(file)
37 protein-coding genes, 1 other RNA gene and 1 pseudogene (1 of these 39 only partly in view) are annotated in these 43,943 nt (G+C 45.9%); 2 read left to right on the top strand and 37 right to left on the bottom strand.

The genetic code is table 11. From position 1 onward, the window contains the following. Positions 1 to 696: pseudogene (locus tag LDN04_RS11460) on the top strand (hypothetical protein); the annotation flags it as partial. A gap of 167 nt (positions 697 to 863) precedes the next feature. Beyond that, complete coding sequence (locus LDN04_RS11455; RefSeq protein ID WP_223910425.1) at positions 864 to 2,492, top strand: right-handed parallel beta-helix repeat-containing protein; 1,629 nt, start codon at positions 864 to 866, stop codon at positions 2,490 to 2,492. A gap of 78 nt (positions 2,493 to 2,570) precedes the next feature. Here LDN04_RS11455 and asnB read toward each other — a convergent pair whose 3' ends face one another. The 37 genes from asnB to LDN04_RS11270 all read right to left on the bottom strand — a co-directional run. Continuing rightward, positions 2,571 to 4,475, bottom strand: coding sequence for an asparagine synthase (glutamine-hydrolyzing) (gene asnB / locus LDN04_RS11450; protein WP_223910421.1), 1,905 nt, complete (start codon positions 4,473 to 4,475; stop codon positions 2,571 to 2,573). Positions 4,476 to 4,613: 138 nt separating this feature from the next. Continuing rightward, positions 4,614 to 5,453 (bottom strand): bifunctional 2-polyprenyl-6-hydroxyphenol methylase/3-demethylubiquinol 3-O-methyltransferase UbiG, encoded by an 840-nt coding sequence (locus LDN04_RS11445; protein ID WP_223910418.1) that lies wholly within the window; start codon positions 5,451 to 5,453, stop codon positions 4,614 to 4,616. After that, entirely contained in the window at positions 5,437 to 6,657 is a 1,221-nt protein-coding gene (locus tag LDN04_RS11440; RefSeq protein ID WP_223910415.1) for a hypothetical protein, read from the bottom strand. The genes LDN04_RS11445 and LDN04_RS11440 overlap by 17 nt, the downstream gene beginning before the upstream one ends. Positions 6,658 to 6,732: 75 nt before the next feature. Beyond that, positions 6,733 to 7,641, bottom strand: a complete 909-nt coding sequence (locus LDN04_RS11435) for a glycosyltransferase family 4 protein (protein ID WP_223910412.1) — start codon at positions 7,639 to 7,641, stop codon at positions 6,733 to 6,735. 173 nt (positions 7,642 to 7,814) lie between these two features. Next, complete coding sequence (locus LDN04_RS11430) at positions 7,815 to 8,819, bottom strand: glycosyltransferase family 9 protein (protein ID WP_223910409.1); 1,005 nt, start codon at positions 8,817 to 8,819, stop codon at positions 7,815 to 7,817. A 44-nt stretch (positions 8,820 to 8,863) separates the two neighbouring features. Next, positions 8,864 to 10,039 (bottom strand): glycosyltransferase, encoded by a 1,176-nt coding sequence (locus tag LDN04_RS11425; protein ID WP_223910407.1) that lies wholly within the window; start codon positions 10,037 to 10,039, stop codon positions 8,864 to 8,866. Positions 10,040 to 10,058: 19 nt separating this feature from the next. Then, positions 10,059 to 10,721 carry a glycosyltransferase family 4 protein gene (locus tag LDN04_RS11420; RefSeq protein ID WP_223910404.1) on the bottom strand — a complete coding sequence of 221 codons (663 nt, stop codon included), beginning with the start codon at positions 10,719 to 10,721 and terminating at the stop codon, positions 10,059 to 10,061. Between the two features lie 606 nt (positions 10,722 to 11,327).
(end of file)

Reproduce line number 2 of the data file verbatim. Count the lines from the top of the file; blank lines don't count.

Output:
The genetic code is table 11. From position 1 onward, the window contains the following. Positions 1 to 696: pseudogene (locus tag LDN04_RS11460) on the top strand (hypothetical protein); the annotation flags it as partial. A gap of 167 nt (positions 697 to 863) precedes the next feature. Beyond that, complete coding sequence (locus LDN04_RS11455; RefSeq protein ID WP_223910425.1) at positions 864 to 2,492, top strand: right-handed parallel beta-helix repeat-containing protein; 1,629 nt, start codon at positions 864 to 866, stop codon at positions 2,490 to 2,492. A gap of 78 nt (positions 2,493 to 2,570) precedes the next feature. Here LDN04_RS11455 and asnB read toward each other — a convergent pair whose 3' ends face one another. The 37 genes from asnB to LDN04_RS11270 all read right to left on the bottom strand — a co-directional run. Continuing rightward, positions 2,571 to 4,475, bottom strand: coding sequence for an asparagine synthase (glutamine-hydrolyzing) (gene asnB / locus LDN04_RS11450; protein WP_223910421.1), 1,905 nt, complete (start codon positions 4,473 to 4,475; stop codon positions 2,571 to 2,573). Positions 4,476 to 4,613: 138 nt separating this feature from the next. Continuing rightward, positions 4,614 to 5,453 (bottom strand): bifunctional 2-polyprenyl-6-hydroxyphenol methylase/3-demethylubiquinol 3-O-methyltransferase UbiG, encoded by an 840-nt coding sequence (locus LDN04_RS11445; protein ID WP_223910418.1) that lies wholly within the window; start codon positions 5,451 to 5,453, stop codon positions 4,614 to 4,616. After that, entirely contained in the window at positions 5,437 to 6,657 is a 1,221-nt protein-coding gene (locus tag LDN04_RS11440; RefSeq protein ID WP_223910415.1) for a hypothetical protein, read from the bottom strand. The genes LDN04_RS11445 and LDN04_RS11440 overlap by 17 nt, the downstream gene beginning before the upstream one ends. Positions 6,658 to 6,732: 75 nt before the next feature. Beyond that, positions 6,733 to 7,641, bottom strand: a complete 909-nt coding sequence (locus LDN04_RS11435) for a glycosyltransferase family 4 protein (protein ID WP_223910412.1) — start codon at positions 7,639 to 7,641, stop codon at positions 6,733 to 6,735. 173 nt (positions 7,642 to 7,814) lie between these two features. Next, complete coding sequence (locus LDN04_RS11430) at positions 7,815 to 8,819, bottom strand: glycosyltransferase family 9 protein (protein ID WP_223910409.1); 1,005 nt, start codon at positions 8,817 to 8,819, stop codon at positions 7,815 to 7,817. A 44-nt stretch (positions 8,820 to 8,863) separates the two neighbouring features. Next, positions 8,864 to 10,039 (bottom strand): glycosyltransferase, encoded by a 1,176-nt coding sequence (locus tag LDN04_RS11425; protein ID WP_223910407.1) that lies wholly within the window; start codon positions 10,037 to 10,039, stop codon positions 8,864 to 8,866. Positions 10,040 to 10,058: 19 nt separating this feature from the next. Then, positions 10,059 to 10,721 carry a glycosyltransferase family 4 protein gene (locus tag LDN04_RS11420; RefSeq protein ID WP_223910404.1) on the bottom strand — a complete coding sequence of 221 codons (663 nt, stop codon included), beginning with the start codon at positions 10,719 to 10,721 and terminating at the stop codon, positions 10,059 to 10,061. Between the two features lie 606 nt (positions 10,722 to 11,327).